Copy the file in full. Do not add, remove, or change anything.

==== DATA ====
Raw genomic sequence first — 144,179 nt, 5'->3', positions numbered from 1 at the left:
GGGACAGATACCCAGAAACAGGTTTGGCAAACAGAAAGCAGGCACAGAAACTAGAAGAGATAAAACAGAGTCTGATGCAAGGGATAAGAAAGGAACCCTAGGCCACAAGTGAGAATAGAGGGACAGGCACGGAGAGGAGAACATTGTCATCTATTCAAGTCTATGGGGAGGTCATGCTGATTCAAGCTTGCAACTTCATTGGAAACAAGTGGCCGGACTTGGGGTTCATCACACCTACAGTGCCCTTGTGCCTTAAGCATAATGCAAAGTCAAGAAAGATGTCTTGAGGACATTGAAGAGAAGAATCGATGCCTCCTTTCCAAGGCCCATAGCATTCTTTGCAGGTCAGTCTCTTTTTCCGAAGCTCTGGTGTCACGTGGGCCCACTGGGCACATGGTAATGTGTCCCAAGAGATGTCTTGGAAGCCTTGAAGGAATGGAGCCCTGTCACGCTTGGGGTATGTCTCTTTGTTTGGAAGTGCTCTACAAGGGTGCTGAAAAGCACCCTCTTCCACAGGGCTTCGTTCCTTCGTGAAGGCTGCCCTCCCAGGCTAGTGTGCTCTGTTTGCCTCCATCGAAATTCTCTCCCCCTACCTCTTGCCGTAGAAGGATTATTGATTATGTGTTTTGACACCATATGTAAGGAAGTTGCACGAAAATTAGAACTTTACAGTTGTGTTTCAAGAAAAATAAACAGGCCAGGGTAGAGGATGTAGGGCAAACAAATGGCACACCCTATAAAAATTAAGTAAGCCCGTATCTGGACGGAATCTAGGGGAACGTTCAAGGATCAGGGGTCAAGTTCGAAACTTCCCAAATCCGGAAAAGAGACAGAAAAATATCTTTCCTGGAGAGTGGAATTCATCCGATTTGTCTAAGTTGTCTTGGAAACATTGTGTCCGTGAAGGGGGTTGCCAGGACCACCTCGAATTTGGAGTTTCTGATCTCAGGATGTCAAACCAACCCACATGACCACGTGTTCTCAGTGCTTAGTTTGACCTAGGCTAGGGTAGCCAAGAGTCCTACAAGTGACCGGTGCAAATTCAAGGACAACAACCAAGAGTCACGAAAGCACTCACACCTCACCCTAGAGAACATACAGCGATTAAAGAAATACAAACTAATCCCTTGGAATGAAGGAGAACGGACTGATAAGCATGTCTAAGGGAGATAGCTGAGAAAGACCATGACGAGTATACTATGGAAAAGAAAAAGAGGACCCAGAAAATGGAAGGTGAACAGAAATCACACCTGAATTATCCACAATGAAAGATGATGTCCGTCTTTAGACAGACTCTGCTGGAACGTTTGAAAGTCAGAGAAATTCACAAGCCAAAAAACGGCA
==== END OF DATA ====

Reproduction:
Raw genomic sequence first — 144,179 nt, 5'->3', positions numbered from 1 at the left:
GGGACAGATACCCAGAAACAGGTTTGGCAAACAGAAAGCAGGCACAGAAACTAGAAGAGATAAAACAGAGTCTGATGCAAGGGATAAGAAAGGAACCCTAGGCCACAAGTGAGAATAGAGGGACAGGCACGGAGAGGAGAACATTGTCATCTATTCAAGTCTATGGGGAGGTCATGCTGATTCAAGCTTGCAACTTCATTGGAAACAAGTGGCCGGACTTGGGGTTCATCACACCTACAGTGCCCTTGTGCCTTAAGCATAATGCAAAGTCAAGAAAGATGTCTTGAGGACATTGAAGAGAAGAATCGATGCCTCCTTTCCAAGGCCCATAGCATTCTTTGCAGGTCAGTCTCTTTTTCCGAAGCTCTGGTGTCACGTGGGCCCACTGGGCACATGGTAATGTGTCCCAAGAGATGTCTTGGAAGCCTTGAAGGAATGGAGCCCTGTCACGCTTGGGGTATGTCTCTTTGTTTGGAAGTGCTCTACAAGGGTGCTGAAAAGCACCCTCTTCCACAGGGCTTCGTTCCTTCGTGAAGGCTGCCCTCCCAGGCTAGTGTGCTCTGTTTGCCTCCATCGAAATTCTCTCCCCCTACCTCTTGCCGTAGAAGGATTATTGATTATGTGTTTTGACACCATATGTAAGGAAGTTGCACGAAAATTAGAACTTTACAGTTGTGTTTCAAGAAAAATAAACAGGCCAGGGTAGAGGATGTAGGGCAAACAAATGGCACACCCTATAAAAATTAAGTAAGCCCGTATCTGGACGGAATCTAGGGGAACGTTCAAGGATCAGGGGTCAAGTTCGAAACTTCCCAAATCCGGAAAAGAGACAGAAAAATATCTTTCCTGGAGAGTGGAATTCATCCGATTTGTCTAAGTTGTCTTGGAAACATTGTGTCCGTGAAGGGGGTTGCCAGGACCACCTCGAATTTGGAGTTTCTGATCTCAGGATGTCAAACCAACCCACATGACCACGTGTTCTCAGTGCTTAGTTTGACCTAGGCTAGGGTAGCCAAGAGTCCTACAAGTGACCGGTGCAAATTCAAGGACAACAACCAAGAGTCACGAAAGCACTCACACCTCACCCTAGAGAACATACAGCGATTAAAGAAATACAAACTAATCCCTTGGAATGAAGGAGAACGGACTGATAAGCATGTCTAAGGGAGATAGCTGAGAAAGACCATGACGAGTATACTATGGAAAAGAAAAAGAGGACCCAGAAAATGGAAGGTGAACAGAAATCACACCTGAATTATCCACAATGAAAGATGATGTCCGTCTTTAGACAGACTCTGCTGGAACGTTTGAAAGTCAGAGAAATTCACAAGCCAAAAAACGGCA